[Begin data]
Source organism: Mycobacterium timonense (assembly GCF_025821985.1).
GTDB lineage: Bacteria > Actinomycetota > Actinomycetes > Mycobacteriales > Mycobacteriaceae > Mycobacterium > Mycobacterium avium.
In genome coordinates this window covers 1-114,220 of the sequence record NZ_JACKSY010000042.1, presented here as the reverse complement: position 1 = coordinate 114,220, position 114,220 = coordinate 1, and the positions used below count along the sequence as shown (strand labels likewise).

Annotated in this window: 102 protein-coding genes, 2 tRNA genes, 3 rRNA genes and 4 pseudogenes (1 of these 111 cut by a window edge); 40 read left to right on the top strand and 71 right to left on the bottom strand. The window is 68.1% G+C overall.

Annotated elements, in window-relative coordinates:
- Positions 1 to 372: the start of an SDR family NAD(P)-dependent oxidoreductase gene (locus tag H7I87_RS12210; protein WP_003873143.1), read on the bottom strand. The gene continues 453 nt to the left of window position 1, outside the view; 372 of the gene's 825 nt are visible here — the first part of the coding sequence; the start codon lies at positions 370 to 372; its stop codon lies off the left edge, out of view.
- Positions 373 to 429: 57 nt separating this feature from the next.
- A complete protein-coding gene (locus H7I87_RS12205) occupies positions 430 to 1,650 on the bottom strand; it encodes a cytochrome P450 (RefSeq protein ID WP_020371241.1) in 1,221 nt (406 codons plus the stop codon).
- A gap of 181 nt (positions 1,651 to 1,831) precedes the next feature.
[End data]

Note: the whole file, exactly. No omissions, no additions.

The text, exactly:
Source organism: Mycobacterium timonense (assembly GCF_025821985.1).
GTDB lineage: Bacteria > Actinomycetota > Actinomycetes > Mycobacteriales > Mycobacteriaceae > Mycobacterium > Mycobacterium avium.
In genome coordinates this window covers 1-114,220 of the sequence record NZ_JACKSY010000042.1, presented here as the reverse complement: position 1 = coordinate 114,220, position 114,220 = coordinate 1, and the positions used below count along the sequence as shown (strand labels likewise).

Annotated in this window: 102 protein-coding genes, 2 tRNA genes, 3 rRNA genes and 4 pseudogenes (1 of these 111 cut by a window edge); 40 read left to right on the top strand and 71 right to left on the bottom strand. The window is 68.1% G+C overall.

Annotated elements, in window-relative coordinates:
- Positions 1 to 372: the start of an SDR family NAD(P)-dependent oxidoreductase gene (locus tag H7I87_RS12210; protein WP_003873143.1), read on the bottom strand. The gene continues 453 nt to the left of window position 1, outside the view; 372 of the gene's 825 nt are visible here — the first part of the coding sequence; the start codon lies at positions 370 to 372; its stop codon lies off the left edge, out of view.
- Positions 373 to 429: 57 nt separating this feature from the next.
- A complete protein-coding gene (locus H7I87_RS12205) occupies positions 430 to 1,650 on the bottom strand; it encodes a cytochrome P450 (RefSeq protein ID WP_020371241.1) in 1,221 nt (406 codons plus the stop codon).
- A gap of 181 nt (positions 1,651 to 1,831) precedes the next feature.